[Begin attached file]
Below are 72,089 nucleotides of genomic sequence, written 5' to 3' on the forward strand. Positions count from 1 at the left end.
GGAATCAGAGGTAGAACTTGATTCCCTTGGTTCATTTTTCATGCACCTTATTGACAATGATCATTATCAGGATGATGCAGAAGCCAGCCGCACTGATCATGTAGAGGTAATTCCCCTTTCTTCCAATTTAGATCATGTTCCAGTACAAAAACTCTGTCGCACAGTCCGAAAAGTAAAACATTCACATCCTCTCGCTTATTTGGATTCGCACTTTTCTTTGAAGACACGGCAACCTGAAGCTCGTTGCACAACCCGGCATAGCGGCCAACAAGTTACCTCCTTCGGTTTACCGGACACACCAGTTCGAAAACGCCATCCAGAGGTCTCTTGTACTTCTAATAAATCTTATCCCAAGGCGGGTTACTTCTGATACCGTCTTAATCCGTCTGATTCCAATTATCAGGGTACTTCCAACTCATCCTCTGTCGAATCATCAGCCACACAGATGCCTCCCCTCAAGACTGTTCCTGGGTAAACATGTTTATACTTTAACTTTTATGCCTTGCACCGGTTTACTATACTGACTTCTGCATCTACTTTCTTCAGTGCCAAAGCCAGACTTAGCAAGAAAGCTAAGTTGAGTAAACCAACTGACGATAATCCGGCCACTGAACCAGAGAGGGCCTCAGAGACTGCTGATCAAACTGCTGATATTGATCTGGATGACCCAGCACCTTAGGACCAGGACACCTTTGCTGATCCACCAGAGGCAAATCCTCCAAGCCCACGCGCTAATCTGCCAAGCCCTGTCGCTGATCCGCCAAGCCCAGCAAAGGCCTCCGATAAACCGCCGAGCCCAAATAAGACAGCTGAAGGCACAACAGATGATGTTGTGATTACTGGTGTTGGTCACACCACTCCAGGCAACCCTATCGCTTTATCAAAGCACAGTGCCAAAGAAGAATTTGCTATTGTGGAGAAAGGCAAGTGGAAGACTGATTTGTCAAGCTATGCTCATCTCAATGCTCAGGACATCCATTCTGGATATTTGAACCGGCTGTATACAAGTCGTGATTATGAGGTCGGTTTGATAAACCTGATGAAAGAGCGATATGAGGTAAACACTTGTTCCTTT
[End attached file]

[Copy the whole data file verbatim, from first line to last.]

Below are 72,089 nucleotides of genomic sequence, written 5' to 3' on the forward strand. Positions count from 1 at the left end.
GGAATCAGAGGTAGAACTTGATTCCCTTGGTTCATTTTTCATGCACCTTATTGACAATGATCATTATCAGGATGATGCAGAAGCCAGCCGCACTGATCATGTAGAGGTAATTCCCCTTTCTTCCAATTTAGATCATGTTCCAGTACAAAAACTCTGTCGCACAGTCCGAAAAGTAAAACATTCACATCCTCTCGCTTATTTGGATTCGCACTTTTCTTTGAAGACACGGCAACCTGAAGCTCGTTGCACAACCCGGCATAGCGGCCAACAAGTTACCTCCTTCGGTTTACCGGACACACCAGTTCGAAAACGCCATCCAGAGGTCTCTTGTACTTCTAATAAATCTTATCCCAAGGCGGGTTACTTCTGATACCGTCTTAATCCGTCTGATTCCAATTATCAGGGTACTTCCAACTCATCCTCTGTCGAATCATCAGCCACACAGATGCCTCCCCTCAAGACTGTTCCTGGGTAAACATGTTTATACTTTAACTTTTATGCCTTGCACCGGTTTACTATACTGACTTCTGCATCTACTTTCTTCAGTGCCAAAGCCAGACTTAGCAAGAAAGCTAAGTTGAGTAAACCAACTGACGATAATCCGGCCACTGAACCAGAGAGGGCCTCAGAGACTGCTGATCAAACTGCTGATATTGATCTGGATGACCCAGCACCTTAGGACCAGGACACCTTTGCTGATCCACCAGAGGCAAATCCTCCAAGCCCACGCGCTAATCTGCCAAGCCCTGTCGCTGATCCGCCAAGCCCAGCAAAGGCCTCCGATAAACCGCCGAGCCCAAATAAGACAGCTGAAGGCACAACAGATGATGTTGTGATTACTGGTGTTGGTCACACCACTCCAGGCAACCCTATCGCTTTATCAAAGCACAGTGCCAAAGAAGAATTTGCTATTGTGGAGAAAGGCAAGTGGAAGACTGATTTGTCAAGCTATGCTCATCTCAATGCTCAGGACATCCATTCTGGATATTTGAACCGGCTGTATACAAGTCGTGATTATGAGGTCGGTTTGATAAACCTGATGAAAGAGCGATATGAGGTAAACACTTGTTCCTTT